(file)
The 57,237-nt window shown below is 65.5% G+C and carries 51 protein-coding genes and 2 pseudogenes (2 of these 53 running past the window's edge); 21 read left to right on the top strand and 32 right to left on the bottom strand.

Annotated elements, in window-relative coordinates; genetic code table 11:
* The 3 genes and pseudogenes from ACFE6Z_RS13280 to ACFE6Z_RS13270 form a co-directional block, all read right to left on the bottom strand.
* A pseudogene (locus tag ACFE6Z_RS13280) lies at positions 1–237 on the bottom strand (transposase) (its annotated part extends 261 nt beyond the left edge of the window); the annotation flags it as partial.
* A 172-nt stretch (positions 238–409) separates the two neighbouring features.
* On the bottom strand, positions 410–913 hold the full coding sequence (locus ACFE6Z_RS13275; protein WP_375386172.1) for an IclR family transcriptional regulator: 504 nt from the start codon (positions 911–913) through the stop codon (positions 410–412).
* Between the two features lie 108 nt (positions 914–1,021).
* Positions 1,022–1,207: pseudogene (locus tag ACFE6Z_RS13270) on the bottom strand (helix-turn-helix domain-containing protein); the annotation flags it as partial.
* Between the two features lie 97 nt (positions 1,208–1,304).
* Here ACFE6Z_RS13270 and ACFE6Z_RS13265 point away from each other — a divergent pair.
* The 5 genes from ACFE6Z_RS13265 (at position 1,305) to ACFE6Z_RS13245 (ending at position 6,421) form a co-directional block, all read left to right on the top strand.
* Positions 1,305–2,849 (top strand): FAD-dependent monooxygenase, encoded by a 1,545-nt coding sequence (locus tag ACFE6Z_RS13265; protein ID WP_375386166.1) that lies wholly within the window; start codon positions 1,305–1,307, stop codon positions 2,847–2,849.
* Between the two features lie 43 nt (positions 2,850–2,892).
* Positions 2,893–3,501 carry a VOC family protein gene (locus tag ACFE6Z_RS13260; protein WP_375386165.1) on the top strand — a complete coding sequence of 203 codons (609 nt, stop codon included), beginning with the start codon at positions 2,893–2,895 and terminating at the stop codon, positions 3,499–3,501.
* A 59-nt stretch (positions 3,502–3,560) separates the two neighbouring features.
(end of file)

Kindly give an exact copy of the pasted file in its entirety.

The 57,237-nt window shown below is 65.5% G+C and carries 51 protein-coding genes and 2 pseudogenes (2 of these 53 running past the window's edge); 21 read left to right on the top strand and 32 right to left on the bottom strand.

Annotated elements, in window-relative coordinates; genetic code table 11:
* The 3 genes and pseudogenes from ACFE6Z_RS13280 to ACFE6Z_RS13270 form a co-directional block, all read right to left on the bottom strand.
* A pseudogene (locus tag ACFE6Z_RS13280) lies at positions 1–237 on the bottom strand (transposase) (its annotated part extends 261 nt beyond the left edge of the window); the annotation flags it as partial.
* A 172-nt stretch (positions 238–409) separates the two neighbouring features.
* On the bottom strand, positions 410–913 hold the full coding sequence (locus ACFE6Z_RS13275; protein WP_375386172.1) for an IclR family transcriptional regulator: 504 nt from the start codon (positions 911–913) through the stop codon (positions 410–412).
* Between the two features lie 108 nt (positions 914–1,021).
* Positions 1,022–1,207: pseudogene (locus tag ACFE6Z_RS13270) on the bottom strand (helix-turn-helix domain-containing protein); the annotation flags it as partial.
* Between the two features lie 97 nt (positions 1,208–1,304).
* Here ACFE6Z_RS13270 and ACFE6Z_RS13265 point away from each other — a divergent pair.
* The 5 genes from ACFE6Z_RS13265 (at position 1,305) to ACFE6Z_RS13245 (ending at position 6,421) form a co-directional block, all read left to right on the top strand.
* Positions 1,305–2,849 (top strand): FAD-dependent monooxygenase, encoded by a 1,545-nt coding sequence (locus tag ACFE6Z_RS13265; protein ID WP_375386166.1) that lies wholly within the window; start codon positions 1,305–1,307, stop codon positions 2,847–2,849.
* Between the two features lie 43 nt (positions 2,850–2,892).
* Positions 2,893–3,501 carry a VOC family protein gene (locus tag ACFE6Z_RS13260; protein WP_375386165.1) on the top strand — a complete coding sequence of 203 codons (609 nt, stop codon included), beginning with the start codon at positions 2,893–2,895 and terminating at the stop codon, positions 3,499–3,501.
* A 59-nt stretch (positions 3,502–3,560) separates the two neighbouring features.